Simone was the beautiful younger sister. She was long waisted and had just the suggestion of defined hips that extended to the top of her slender thighs and calves that tapered into slim ankles. Her shoulders were narrow, her breasts as small and firm as a girl barely out of pubescence, while my figure was definitely an hourglass. My eyes were overly large, greenish with gold flecks while hers were dark brown. Her hair was the same color and hung past her shoulders in thick finger waves. My hair was thinner, a dirty shade of blonde and tended to frizz with the weather. Despite the fact that she was definitely our father’s favorite, and by far the more attractive, she never made me feel inferior, verbally anyway. Occasionally her expression gave her away.

I finished my work. The clock was at half eleven. The curtains were drawn against the large windows for the blackout, and the only light came from a lamp on the bar. I ascended the stairs to check on the other two. It was only necessary to walk ten steps or so down the hallway. That was long enough to hear soft snoring coming from my father’s room and music from Simone’s phonograph coming from her’s.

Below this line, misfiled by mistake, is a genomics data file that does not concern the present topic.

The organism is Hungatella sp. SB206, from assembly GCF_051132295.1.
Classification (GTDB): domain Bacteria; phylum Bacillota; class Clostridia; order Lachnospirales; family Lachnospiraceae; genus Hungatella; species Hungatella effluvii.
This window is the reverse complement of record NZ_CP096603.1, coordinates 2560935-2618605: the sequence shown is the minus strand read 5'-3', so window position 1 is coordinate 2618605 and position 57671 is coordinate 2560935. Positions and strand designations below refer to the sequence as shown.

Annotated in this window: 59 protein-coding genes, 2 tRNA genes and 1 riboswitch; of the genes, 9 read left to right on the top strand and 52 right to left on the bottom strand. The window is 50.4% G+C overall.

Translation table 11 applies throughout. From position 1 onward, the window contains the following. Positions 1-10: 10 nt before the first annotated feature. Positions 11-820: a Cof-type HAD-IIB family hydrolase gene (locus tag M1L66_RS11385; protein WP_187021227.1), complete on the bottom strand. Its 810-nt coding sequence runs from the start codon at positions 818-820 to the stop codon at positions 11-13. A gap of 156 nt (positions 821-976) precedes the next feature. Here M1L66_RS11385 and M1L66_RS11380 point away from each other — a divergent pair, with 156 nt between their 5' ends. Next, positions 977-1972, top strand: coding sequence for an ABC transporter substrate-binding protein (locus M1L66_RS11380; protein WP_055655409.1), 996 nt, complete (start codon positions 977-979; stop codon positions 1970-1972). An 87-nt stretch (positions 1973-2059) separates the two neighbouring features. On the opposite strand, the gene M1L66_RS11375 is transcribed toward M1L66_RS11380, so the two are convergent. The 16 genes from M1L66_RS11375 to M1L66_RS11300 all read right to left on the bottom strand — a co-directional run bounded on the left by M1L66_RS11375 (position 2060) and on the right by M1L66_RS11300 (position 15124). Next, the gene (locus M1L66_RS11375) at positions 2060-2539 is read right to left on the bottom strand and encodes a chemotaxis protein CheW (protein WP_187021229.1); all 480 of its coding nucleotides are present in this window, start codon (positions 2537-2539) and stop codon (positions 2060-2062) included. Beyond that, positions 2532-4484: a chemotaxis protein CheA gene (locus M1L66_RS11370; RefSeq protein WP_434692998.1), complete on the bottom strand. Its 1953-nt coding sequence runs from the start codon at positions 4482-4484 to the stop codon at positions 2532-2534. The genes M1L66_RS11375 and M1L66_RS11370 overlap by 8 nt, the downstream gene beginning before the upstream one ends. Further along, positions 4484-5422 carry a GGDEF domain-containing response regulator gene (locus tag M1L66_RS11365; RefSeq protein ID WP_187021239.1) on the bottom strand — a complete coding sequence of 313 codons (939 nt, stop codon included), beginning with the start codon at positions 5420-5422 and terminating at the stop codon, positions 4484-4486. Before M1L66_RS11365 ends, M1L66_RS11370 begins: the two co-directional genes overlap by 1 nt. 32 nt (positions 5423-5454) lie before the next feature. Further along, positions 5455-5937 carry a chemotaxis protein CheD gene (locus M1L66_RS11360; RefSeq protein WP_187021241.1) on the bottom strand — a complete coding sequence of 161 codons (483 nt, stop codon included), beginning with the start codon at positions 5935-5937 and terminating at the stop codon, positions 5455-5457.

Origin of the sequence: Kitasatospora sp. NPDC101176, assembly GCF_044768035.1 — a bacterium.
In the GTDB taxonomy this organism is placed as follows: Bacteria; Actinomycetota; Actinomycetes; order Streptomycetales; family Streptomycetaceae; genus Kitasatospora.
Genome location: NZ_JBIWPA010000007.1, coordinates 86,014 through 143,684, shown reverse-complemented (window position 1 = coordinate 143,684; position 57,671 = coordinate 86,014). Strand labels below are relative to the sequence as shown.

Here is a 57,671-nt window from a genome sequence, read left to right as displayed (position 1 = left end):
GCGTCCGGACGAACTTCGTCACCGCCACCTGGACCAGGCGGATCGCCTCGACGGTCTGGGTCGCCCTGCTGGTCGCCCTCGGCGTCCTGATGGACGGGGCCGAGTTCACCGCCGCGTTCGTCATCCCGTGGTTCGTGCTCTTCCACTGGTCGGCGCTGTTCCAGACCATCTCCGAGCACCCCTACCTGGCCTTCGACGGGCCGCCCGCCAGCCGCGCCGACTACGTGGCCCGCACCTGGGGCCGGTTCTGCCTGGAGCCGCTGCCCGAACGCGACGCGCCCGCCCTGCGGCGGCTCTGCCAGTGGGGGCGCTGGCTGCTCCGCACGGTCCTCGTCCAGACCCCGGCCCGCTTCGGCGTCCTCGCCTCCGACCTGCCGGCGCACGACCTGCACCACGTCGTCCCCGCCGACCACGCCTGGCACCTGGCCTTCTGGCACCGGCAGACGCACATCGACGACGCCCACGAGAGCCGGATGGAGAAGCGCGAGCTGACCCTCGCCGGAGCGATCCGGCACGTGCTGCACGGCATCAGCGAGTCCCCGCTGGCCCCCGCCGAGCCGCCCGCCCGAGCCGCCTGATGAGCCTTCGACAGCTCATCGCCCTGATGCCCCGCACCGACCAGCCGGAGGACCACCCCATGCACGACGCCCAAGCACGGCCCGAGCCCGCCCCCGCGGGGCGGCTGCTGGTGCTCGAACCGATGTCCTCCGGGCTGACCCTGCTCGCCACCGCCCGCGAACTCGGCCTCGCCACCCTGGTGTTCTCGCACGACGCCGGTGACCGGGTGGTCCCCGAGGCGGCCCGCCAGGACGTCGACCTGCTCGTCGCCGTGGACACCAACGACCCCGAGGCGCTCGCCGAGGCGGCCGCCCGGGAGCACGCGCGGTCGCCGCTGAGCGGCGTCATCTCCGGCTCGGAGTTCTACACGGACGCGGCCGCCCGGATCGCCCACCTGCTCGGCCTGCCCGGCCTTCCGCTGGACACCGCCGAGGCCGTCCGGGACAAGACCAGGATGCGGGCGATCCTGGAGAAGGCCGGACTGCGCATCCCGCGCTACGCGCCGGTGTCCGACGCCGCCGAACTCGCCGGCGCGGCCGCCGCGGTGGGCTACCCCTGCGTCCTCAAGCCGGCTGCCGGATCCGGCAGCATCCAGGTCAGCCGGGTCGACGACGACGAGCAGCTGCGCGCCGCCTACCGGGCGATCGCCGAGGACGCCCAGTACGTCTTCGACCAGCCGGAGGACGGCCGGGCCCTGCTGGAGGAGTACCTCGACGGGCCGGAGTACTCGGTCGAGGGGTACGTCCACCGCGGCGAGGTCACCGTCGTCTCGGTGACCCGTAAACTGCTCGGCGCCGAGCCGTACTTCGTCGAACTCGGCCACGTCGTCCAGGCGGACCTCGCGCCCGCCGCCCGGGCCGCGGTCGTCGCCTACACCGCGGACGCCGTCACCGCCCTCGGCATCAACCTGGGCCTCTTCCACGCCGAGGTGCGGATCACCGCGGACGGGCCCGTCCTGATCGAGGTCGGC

I retraced my steps to the bottom of the staircase where the dog was waiting for me. I let him out, leaned against the open door and felt the brisk night air dry the perspiration on my face. When he was back inside I closed the door, secured the lock and descended to the cellar which contained the wine racks and my room.

It was a small enclosure, hardly large enough to be called a bedroom but it afforded a good view of the street from the casement window, and of course the back entrance. The best part was the fireplace in which I kept a fire most months of the year because the room had no electricity and was colder than the rest of the building. As I lit the candles, the dog circled his rug in the corner several times as was his routine and settled down, his shaggy head resting on his large paws.